The situation in the US is scary.
As a dual US-Australian citizen, it makes me sick to my stomach.
I live in Texas, the first one to jump on the abortion bans. They inspired other states to do the same.
I came to Australia to visit family. My friends here are saying “don’t leave” and they’re genuinely scared of how much worse it’s going to get.
Abortion is a human right but rights aren’t everything.
Someone might have X, Y, Z rights, but it doesn’t mean they are afforded those rights.
Rights end up being about who matters more, who’s valued more, or what certain people care about. Reproductive rights end up being about individuals.
This is not about individuals — it’s about communities and how we’re all impacted. And those impacts are felt more by some communities than others.
We need to bring in social justice.
We need reproductive justice.
Reproductive justice is:
- the right not to have a child, things like abortion and contraception
- the right to have a child, things like birthing on country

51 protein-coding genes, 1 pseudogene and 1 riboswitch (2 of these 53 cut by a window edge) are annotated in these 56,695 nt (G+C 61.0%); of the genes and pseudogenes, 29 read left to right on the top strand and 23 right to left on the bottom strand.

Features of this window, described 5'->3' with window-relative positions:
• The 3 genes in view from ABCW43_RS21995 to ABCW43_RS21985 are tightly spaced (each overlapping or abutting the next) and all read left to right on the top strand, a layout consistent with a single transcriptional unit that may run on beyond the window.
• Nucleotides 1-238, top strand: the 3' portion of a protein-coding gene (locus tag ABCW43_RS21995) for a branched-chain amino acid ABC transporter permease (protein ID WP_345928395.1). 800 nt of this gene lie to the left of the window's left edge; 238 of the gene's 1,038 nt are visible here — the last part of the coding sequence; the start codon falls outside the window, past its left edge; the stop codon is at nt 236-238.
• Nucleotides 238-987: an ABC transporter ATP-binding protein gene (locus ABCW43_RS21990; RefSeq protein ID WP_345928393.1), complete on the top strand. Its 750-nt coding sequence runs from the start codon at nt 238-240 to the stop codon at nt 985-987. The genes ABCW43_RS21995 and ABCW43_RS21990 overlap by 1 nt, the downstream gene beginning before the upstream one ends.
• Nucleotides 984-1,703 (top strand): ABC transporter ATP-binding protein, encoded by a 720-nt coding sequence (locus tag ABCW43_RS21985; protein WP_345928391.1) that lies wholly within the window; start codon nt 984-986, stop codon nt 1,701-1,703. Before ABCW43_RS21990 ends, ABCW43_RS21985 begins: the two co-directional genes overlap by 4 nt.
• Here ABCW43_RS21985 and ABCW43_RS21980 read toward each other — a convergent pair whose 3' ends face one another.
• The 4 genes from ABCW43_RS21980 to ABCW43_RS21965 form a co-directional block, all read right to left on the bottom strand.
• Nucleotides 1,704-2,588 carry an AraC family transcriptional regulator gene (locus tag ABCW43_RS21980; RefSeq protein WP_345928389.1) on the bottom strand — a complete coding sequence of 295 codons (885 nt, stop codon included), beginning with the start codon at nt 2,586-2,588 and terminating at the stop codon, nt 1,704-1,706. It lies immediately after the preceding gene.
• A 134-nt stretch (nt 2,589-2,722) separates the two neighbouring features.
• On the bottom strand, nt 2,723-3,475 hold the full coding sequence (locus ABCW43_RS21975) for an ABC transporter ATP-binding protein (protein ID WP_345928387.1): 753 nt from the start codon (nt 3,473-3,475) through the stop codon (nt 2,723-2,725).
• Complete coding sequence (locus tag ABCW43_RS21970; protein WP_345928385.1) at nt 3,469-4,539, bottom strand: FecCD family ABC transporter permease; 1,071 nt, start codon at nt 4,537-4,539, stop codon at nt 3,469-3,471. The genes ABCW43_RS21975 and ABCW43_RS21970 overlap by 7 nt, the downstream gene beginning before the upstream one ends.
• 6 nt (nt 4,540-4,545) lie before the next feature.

- the right to parent children without fear of violence from individuals or the state.
Reproductive injustice is not new — colonisation, eugenics and genocide has happened in Australia since invasion.
Reproductive justice puts abortion and all other aspects of our health in the bigger picture of our community.
We all need to talk about reproductive justice, what it means to us, and let that definition spread by word of mouth.
Reproductive justice is not a hashtag.
It’s not an empty corporate slogan.
It’s not an NGO catch cry.
No one owns it — we live it.
We must demand reproductive justice. We must demonstrate solidarity by sharing power and sometimes, it’s about giving power up. How many of you will be at NAIDOC rallies next week?
Dr Lilla Watson, a Gangulu woman once said, “If you have come here to help me, you are wasting your time, but if you have come because your liberation is bound up with mine, then let us work together.”
Brenna Bernardino is the Health Communications Officer at Marie Stopes Australia. Her cultural background is Timorese, Portuguese, and Torres Strait Islander. She has worked in research across Indigenous health, health promotion, and education in Australia and the United States. Brenna is passionate about reproductive justice. You can follow Brenna on Twitter.